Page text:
We had just gone 2-0 up and the game was won. I was stunned because I had only come on for Heskey with half an hour left. I was young, so I was disappointed but you have to think of what’s best for the team. That’s the most important thing. We won the trophy and that was what mattered.
I let it get to me in the celebrations because I felt a bit embarrassed. I should have savoured the moment more. It’s over 13 years ago now and I only look back with pride. It was the first major honour of my career, so I have a very different view of it now.
If 2002-03 was a breakthrough season, the following campaign must have been frustrating as you missed a large chunk of it after breaking your ankle at Blackburn….
You have to expect that you will get injuries in football, but it still doesn’t make it any easier. I was out for five-six months and didn’t return to action until late February.
I was a substitute a lot and wasn’t at my best. I was unhappy at that point and wondered about my future at Liverpool, but the fact we had Euro 2004 that summer motivated me and gave me something to focus on. The coach of the national team had told me to get myself fit and ready, and that I’d be in the squad. That gave me a boost and provided some light at the end of the tunnel.
You went to Euro 2004 and were the tournament’s top scorer with five goals. In a strange way did the injury mean you were fresh and in top condition for the competition?
Yes, it may well have helped. Even now you watch the major tournaments and you can see many of the top players are tired because they have played 60+ games in a season. I hadn’t had many games for Liverpool and I was very excited about the Euros.
If I was a tennis player, being the No.1 might be up there as a big achievement, but I would change being top scorer for the trophy right now! We lost the semi final to Greece which was devastating because I think we had a team good enough to win the tournament. We had some big names and while it’s nice to be the top scorer, I’d rather have the winner’s medal.
Did you have any concrete interest from any of Europe’s major clubs after starring on such a big stage? You were linked with Barcelona and Real Madrid at the time….
My agent told me there was some interest but in the end I chose to stay at Liverpool. I felt that we could be successful and I think I made a good decision because the next season we won the Champions League.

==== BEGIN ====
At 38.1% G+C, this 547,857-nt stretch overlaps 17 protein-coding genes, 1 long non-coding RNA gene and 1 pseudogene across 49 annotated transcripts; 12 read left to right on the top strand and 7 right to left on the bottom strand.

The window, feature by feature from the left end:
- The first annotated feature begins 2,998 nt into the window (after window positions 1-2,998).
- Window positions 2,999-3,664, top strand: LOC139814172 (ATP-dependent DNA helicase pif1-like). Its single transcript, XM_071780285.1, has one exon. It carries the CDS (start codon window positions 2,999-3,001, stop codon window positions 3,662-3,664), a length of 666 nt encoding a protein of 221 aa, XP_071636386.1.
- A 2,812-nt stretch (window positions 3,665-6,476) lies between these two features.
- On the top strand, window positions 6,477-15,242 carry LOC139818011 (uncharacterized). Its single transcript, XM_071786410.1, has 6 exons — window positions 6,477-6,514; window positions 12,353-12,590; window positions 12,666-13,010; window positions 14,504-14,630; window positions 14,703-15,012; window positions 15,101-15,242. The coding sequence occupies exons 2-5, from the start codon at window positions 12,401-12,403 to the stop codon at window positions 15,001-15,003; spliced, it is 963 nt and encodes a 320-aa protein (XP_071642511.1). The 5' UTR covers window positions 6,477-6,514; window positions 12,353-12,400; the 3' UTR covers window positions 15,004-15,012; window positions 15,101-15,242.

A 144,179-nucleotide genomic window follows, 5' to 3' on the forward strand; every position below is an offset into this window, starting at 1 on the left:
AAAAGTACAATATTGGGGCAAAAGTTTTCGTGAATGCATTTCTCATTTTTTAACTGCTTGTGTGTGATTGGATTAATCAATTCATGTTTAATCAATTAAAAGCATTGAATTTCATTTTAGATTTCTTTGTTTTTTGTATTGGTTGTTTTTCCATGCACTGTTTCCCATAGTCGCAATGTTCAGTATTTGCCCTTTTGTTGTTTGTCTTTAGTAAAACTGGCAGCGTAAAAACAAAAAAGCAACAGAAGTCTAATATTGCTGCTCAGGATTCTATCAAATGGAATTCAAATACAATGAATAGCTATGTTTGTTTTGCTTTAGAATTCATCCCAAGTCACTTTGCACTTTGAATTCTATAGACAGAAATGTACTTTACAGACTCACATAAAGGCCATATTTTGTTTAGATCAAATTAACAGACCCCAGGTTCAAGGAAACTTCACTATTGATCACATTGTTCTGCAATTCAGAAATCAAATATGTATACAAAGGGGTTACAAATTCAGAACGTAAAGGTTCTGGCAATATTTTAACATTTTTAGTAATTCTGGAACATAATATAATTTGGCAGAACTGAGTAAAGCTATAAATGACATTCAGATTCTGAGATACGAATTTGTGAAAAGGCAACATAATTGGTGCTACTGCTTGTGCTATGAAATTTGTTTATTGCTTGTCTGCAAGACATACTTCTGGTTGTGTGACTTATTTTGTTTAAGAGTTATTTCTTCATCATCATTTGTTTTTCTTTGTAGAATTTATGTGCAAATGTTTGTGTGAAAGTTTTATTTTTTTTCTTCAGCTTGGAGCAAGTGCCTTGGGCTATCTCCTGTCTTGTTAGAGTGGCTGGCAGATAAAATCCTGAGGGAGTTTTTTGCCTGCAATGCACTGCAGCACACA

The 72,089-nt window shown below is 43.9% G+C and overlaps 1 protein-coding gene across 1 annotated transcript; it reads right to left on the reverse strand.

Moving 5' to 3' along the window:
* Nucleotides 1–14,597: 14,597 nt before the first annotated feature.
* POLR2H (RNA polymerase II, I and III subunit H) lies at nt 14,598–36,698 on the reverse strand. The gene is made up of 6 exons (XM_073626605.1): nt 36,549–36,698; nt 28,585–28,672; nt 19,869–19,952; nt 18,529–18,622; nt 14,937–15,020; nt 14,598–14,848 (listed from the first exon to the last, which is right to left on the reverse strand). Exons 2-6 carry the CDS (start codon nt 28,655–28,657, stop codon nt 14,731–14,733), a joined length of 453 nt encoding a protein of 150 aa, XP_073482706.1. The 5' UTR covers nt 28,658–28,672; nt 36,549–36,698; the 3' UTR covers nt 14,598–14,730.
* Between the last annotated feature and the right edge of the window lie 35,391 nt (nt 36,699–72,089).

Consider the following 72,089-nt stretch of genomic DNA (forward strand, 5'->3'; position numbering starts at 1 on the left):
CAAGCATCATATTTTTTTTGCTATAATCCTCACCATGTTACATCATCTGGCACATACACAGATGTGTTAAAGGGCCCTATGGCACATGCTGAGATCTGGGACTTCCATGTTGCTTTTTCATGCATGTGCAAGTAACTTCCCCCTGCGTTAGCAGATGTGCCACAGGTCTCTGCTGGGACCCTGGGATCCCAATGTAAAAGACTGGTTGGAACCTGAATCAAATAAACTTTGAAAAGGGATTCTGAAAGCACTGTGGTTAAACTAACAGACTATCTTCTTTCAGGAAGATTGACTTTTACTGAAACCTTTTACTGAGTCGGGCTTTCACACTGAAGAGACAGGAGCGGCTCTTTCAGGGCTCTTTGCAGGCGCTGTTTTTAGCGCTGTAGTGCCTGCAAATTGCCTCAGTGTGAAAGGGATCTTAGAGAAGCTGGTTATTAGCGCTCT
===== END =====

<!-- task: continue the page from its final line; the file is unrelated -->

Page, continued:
Rafael Benitez had come in to replace Houllier and he had a different style that had been very successful at the time. He had done well with Valencia and brought something new to Liverpool. He was much more focused on the tactical side in training sessions. We maybe had a more defensive style but it served us well in Europe that year.
Did you expect to be given a more leading role with Liverpool after the Euros, particularly as Emile Heskey and then Michael Owen departed?
At a club like Liverpool you have to expect there are going to be more than a couple of top strikers. It provides competition but it helps you raise your game. You need to try and improve all the time. I never expected that I would be the main man up front.
They signed Djibril Cisse for a lot of money but I had many chances to start. I actually scored a lot of goals early in that season. I think I hit double figures by mid-November, including my first hat-trick for the club against Crystal Palace. It doesn’t get more dramatic than a last-minute winner in front of the Kop. That was one of my best matches in a Liverpool shirt.
Unfortunately the goals dried up a bit in the second part of the season but I tried to contribute in other ways too. We were very inconsistent in the league but we went on that big adventure in the Champions League.
Let’s talk about the Champions League run. When did the players start to actually think you could go all the way and win it?
You always dream but every round was tough. We had been the underdog pretty much all the way to the final but I think that made it easier for us against Juventus and Chelsea. The pressure is on the other team.
You are so close when you get to the final – but then you find yourself 3-0 down at half time! I don’t think anyone in the world thought we could change that, but we did. We did it the hard way, that’s for sure.
Somewhere in the sky it was written that we were going to win it. Someone up there wanted Liverpool’s name on the trophy.
If we just take you back to the semi final, second leg against Chelsea at Anfield…. You’re a footballer who has played in some fervent crowds in Turkey, but that night in 2005 was surely one of the best atmospheres you’ve experienced, wasn’t it?